OTTAWA (Reuters) - Canadian inflation will stay above the central bank’s target range in the second quarter, Bank of Canada chief Mark Carney said on Monday, while appearing to be in no rush to raise interest rates to keep prices in check.
Carney said inflation would remain above 3 percent, surpassing the bank’s target range of 1 to 3 percent and overshooting the bank’s forecast of 2.7 percent average inflation in the second quarter.
But he suggested that price pressures were temporary, the result of gasoline-price increases and provincial tax hikes, and that food inflation had seeped into the country sooner than expected.
“Over the balance of this quarter we do expect inflation to be above 3 percent -- that’s total CPI inflation. That’s ... largely driven by two factors: first is provincial taxes .... then secondly, energy prices, particularly gasoline prices,” he said.
“The management of policy cannot be swung around for very short-term movements, particularly in an economy where inflation expectations are very well-anchored.”
He said headline inflation and a “subdued” core inflation will converge at 2 percent by mid-2012, as the bank projected in April.
In a speech in Ottawa he broke no new ground on monetary policy and left market players betting that the central bank will raise interest rates in July or after, with no move on rates at the bank’s May 31 policy-announcement date.
“This does not sound like a central bank poised to do anything soon,” said Michael Gregory, senior economist at BMO Capital Markets.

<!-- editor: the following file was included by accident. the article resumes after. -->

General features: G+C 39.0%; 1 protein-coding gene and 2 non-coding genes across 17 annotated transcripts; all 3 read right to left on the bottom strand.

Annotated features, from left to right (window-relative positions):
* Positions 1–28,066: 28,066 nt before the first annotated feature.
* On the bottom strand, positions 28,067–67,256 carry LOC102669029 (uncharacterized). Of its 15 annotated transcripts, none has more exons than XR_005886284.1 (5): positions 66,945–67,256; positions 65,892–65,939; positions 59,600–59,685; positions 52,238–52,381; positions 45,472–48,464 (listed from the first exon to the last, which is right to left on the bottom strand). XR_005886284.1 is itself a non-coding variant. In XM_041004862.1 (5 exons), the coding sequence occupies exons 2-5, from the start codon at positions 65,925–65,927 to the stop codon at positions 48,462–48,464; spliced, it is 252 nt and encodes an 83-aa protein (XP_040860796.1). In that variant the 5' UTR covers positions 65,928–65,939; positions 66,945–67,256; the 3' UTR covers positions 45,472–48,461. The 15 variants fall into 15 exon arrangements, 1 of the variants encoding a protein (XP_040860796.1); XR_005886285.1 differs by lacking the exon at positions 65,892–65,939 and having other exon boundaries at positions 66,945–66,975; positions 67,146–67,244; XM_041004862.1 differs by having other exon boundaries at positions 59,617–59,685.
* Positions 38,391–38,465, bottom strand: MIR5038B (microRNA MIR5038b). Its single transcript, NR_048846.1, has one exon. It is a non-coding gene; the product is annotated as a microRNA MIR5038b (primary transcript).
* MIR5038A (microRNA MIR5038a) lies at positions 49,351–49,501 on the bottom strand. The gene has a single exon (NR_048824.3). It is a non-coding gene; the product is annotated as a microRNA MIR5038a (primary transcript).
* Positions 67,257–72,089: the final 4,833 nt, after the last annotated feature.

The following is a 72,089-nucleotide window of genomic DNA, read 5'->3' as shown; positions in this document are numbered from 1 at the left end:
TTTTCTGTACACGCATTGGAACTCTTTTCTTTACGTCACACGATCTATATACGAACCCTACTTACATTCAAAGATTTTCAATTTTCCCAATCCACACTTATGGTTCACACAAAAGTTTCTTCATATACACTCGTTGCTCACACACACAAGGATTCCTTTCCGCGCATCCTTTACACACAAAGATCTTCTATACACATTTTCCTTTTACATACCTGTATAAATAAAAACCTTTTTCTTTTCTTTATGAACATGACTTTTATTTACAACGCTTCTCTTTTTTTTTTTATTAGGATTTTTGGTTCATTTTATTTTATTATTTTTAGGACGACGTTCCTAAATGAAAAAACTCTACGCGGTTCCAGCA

David Tulk, chief macro strategist at TD Securities, maintained his forecast of a July rate hike but said he was concerned about “the litany of downside risks” highlighted by Carney. “Should these risks remain in place, the confidence we have in the July move will be reduced.”
The Bank of Canada became the first in the Group of Seven advanced economies to begin raising interest rates last year, increasing borrowing costs three times. But it has held its key rate steady at 1.0 percent since September.
Swap markets based on the outlook for Canadian interest rates showed that after Carney’s comments traders slightly trimmed their bets on the likelihood of rate hikes at bank policy-announcement dates in July, September, October and December.
Further dampening any hawkish sentiment, Carney emphasized in his speech the risk to the Canadian economy from the country’s strong currency and warned of spillover effects if the United States, Britain and others delay fixing their debt problems.
He repeated an April statement that the bank’s decision to leave interest rates at 1 percent “leaves considerable monetary stimulus in place, consistent with achieving the 2 percent inflation target in an environment of material excess supply in Canada.”
Carney also said that recent commodity price declines notwithstanding, the demand for commodities could be expected to remain robust for some time.
“Even though experience suggests that all booms are finite, this one could go on for some time,” he said, adding that recent declines were “fluctuations around high levels”.
However, while higher commodity prices boost profits, production and investment in Canada’s primary sector, the country will not benefit to the same extent as it has in past commodity booms that were driven by U.S. growth, he said. Higher prices act as a net brake on U.S. growth, and “the effect is material”.
The strong Canadian dollar “could create even greater headwinds for our economy, putting additional downward pressure on inflation”.
Carney also warned of excessive foreign exchange and financial market volatility if investors seeking more emerging-market exposure shift capital into Canada and Australia, seen as emerging market proxies because of their strong commodity sectors.
Additional reporting by David Ljunggren, Ka Yan Ng, John McCrank and Alastair Sharp; editing by Peter Galloway